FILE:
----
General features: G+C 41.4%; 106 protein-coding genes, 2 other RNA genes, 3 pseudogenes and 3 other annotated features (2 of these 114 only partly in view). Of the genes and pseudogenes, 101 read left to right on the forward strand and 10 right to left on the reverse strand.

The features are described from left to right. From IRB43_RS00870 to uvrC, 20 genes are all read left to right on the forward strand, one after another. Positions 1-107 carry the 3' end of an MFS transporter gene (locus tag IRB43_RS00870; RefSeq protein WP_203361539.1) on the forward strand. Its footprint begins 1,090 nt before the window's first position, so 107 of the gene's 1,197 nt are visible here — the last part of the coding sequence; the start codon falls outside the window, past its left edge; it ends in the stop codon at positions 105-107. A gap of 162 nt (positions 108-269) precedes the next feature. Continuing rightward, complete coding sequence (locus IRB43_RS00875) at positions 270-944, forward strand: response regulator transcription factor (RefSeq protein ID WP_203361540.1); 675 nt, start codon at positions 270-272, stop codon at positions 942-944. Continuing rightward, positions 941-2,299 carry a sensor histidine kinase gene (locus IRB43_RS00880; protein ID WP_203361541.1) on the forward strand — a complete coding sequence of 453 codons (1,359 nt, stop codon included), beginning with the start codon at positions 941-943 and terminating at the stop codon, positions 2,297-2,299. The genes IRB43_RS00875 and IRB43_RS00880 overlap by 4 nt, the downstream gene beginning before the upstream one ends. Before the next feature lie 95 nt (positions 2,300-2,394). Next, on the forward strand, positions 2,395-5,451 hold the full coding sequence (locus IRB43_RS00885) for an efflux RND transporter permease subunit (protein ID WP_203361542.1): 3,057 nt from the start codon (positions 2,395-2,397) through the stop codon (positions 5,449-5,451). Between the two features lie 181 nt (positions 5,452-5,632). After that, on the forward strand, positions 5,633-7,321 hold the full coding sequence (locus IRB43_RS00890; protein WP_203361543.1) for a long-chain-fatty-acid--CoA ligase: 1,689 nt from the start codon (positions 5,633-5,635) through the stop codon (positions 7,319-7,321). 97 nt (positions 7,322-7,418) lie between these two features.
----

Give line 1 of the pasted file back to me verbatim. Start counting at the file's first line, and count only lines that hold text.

General features: G+C 41.4%; 106 protein-coding genes, 2 other RNA genes, 3 pseudogenes and 3 other annotated features (2 of these 114 only partly in view). Of the genes and pseudogenes, 101 read left to right on the forward strand and 10 right to left on the reverse strand.